DC’s Long-Simmering Statehood Push Begins in Congress

WASHINGTON (AP) -
Advocates for statehood for the District of Columbia rally near the Supreme Court. (AP Photo/J. Scott Applewhite)

Washington, D.C.,’s bid for statehood finally got a congressional hearing Monday, but Mayor Muriel Bowser’s clashes with Republicans on the panel made clear that the issue is far from settled.

Republicans accused Democrats of a cynical power play, claimed statehood was never the intention of the country’s Founding Fathers, and insisted that Congress doesn’t even have the right to grant statehood to D.C.

Bowser argued that Washingtonians’ lack of representation in Congress was “one of the remaining glaring civil rights issues of our time.”

Supporters of D.C.’s quest for statehood believe the time is right to bring the long-simmering and racially charged idea to fruition. It would give D.C. two senators and a fully voting member of the House. The District historically votes Democratic.

“We dare to believe that D.C. statehood is on the horizon,” said the District’s long-serving, nonvoting delegate, Eleanor Holmes Norton, who wrote the bill and said it has overwhelming support in the House.

Bowser spent much of Monday’s four-hour hearing by the House oversight committee in a series of sometimes pointed exchanges with Republican committee members.

Rep. Andrew Clyde, R-Ga., sought to subvert the District’s “taxation without representation” slogan that adorns local license plates. He asked Bowser if District residents would be OK with the current situation if they didn’t have to pay federal taxes — similar to the residents of Puerto Rico or American Samoa.

“The District is proud to pay its fair share of taxes,” she said. “We’re not trying to shirk our responsibilities.”

Republicans on the panel leaned heavily on the testimony of Zack Smith, a legal fellow with the Heritage Foundation, a conservative think tank. Smith said Congress does have the authority to admit new states, but in his analysis this authority would be irrelevant for the unique case of Washington since the federal district was described and created in Article 1 of the Constitution itself. Therefore, Smith argued, the normal congressional route to statehood is invalid and it can only be achieved through a constitutional amendment.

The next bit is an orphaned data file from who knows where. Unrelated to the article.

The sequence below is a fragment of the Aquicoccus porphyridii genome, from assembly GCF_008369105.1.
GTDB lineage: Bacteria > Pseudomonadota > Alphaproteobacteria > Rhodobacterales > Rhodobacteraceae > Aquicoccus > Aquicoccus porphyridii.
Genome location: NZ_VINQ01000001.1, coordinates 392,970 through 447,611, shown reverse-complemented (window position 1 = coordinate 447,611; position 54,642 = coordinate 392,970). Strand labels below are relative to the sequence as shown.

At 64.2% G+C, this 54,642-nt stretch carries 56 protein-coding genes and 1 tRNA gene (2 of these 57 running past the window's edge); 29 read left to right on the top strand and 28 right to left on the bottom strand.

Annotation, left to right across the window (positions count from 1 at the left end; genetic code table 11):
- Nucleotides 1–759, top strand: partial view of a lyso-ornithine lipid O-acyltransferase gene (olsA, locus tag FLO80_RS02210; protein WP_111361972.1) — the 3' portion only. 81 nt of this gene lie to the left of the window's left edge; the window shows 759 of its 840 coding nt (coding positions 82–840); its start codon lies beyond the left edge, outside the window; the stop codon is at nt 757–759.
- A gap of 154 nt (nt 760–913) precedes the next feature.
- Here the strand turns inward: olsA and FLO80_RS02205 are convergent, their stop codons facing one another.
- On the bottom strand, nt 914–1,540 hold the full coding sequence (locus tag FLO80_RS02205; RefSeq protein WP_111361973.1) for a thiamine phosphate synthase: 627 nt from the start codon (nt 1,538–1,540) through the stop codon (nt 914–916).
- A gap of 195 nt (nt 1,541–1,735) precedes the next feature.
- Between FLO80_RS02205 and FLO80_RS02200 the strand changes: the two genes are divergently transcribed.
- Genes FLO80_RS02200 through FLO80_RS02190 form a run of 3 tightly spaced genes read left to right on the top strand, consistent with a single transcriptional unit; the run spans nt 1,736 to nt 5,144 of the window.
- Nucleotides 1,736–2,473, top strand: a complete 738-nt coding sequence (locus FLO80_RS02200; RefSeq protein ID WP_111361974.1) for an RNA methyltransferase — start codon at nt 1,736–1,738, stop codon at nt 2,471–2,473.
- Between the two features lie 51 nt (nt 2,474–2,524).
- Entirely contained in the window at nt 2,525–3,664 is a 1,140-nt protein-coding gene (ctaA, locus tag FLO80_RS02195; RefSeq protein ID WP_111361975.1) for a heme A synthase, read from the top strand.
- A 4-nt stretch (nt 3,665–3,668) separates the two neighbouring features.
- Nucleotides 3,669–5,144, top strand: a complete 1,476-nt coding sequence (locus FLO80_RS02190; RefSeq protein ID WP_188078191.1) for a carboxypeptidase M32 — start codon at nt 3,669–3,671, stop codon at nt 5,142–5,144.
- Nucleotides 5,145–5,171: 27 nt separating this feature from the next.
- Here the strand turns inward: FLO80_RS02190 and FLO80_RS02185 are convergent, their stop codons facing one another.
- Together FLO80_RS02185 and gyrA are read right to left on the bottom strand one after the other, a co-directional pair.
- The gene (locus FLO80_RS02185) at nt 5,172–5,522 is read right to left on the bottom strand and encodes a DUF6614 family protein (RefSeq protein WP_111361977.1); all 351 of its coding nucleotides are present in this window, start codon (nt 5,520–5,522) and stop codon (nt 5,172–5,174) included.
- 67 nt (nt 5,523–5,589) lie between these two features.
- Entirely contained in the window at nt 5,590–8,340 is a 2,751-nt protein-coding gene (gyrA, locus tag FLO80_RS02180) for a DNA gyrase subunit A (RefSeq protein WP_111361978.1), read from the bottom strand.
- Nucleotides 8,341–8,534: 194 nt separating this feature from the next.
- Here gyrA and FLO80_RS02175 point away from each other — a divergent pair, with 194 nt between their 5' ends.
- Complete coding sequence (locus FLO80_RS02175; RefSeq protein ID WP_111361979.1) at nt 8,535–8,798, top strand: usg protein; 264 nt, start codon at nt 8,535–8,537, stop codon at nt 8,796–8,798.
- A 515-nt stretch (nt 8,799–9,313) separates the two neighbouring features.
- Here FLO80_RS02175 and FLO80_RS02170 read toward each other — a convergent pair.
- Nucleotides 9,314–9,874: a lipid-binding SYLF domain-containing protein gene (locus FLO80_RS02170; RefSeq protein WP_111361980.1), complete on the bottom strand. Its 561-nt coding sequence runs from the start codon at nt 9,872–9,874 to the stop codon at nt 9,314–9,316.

“No other state owes its existence to a provision of the Constitution. No other state is in this unique position of the District of Columbia,” he said.

Smith also argued that the Founding Fathers never wanted statehood for D.C. and always intended it to be a federal district under congressional oversight “to preserve the safety and security of the federal government.”

Multiple Republican legislators referenced the idea of retrocession — a proposal whereby most of the District would be reabsorbed back into Maryland. Both Bowser and Norton said that neither residents of Washington nor Maryland were interested in that.

Washington has long chafed under its relationship with Congress, which has the power to essentially veto or alter any local laws. Washington’s population is larger than that of Wyoming or Vermont and its estimated 712,000 residents pay federal taxes, vote for president and serve in the armed forces, but have no voting representation in Congress.

“All we are asking of you is to correct an anomaly of our history,” Bowser told the committee.

Norton claims she has enough supporters to easily get the bill through the House, and it would squeak through the Senate if no Democrats break ranks and the vote falls along purely party lines. And all indications Monday were that a purely partisan fight is what lies ahead.

“This bill is about two new Senate seats,” said ranking Republican committee member James Comer.

“There’s not a single Republican in Congress, in the House or the Senate, that supports this bill.”